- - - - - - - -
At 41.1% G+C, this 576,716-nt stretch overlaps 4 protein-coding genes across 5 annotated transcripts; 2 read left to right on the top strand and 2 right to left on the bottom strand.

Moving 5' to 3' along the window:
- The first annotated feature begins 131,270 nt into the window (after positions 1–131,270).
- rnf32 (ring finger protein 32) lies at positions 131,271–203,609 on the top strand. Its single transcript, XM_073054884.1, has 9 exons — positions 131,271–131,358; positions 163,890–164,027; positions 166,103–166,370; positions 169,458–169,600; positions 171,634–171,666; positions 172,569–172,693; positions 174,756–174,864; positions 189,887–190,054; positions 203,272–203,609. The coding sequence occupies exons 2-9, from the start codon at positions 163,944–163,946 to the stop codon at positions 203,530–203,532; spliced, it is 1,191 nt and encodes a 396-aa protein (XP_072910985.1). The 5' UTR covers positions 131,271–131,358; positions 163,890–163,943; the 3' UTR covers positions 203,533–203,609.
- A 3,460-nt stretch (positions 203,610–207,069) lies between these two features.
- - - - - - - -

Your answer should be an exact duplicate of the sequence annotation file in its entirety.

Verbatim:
At 41.1% G+C, this 576,716-nt stretch overlaps 4 protein-coding genes across 5 annotated transcripts; 2 read left to right on the top strand and 2 right to left on the bottom strand.

Moving 5' to 3' along the window:
- The first annotated feature begins 131,270 nt into the window (after positions 1–131,270).
- rnf32 (ring finger protein 32) lies at positions 131,271–203,609 on the top strand. Its single transcript, XM_073054884.1, has 9 exons — positions 131,271–131,358; positions 163,890–164,027; positions 166,103–166,370; positions 169,458–169,600; positions 171,634–171,666; positions 172,569–172,693; positions 174,756–174,864; positions 189,887–190,054; positions 203,272–203,609. The coding sequence occupies exons 2-9, from the start codon at positions 163,944–163,946 to the stop codon at positions 203,530–203,532; spliced, it is 1,191 nt and encodes a 396-aa protein (XP_072910985.1). The 5' UTR covers positions 131,271–131,358; positions 163,890–163,943; the 3' UTR covers positions 203,533–203,609.
- A 3,460-nt stretch (positions 203,610–207,069) lies between these two features.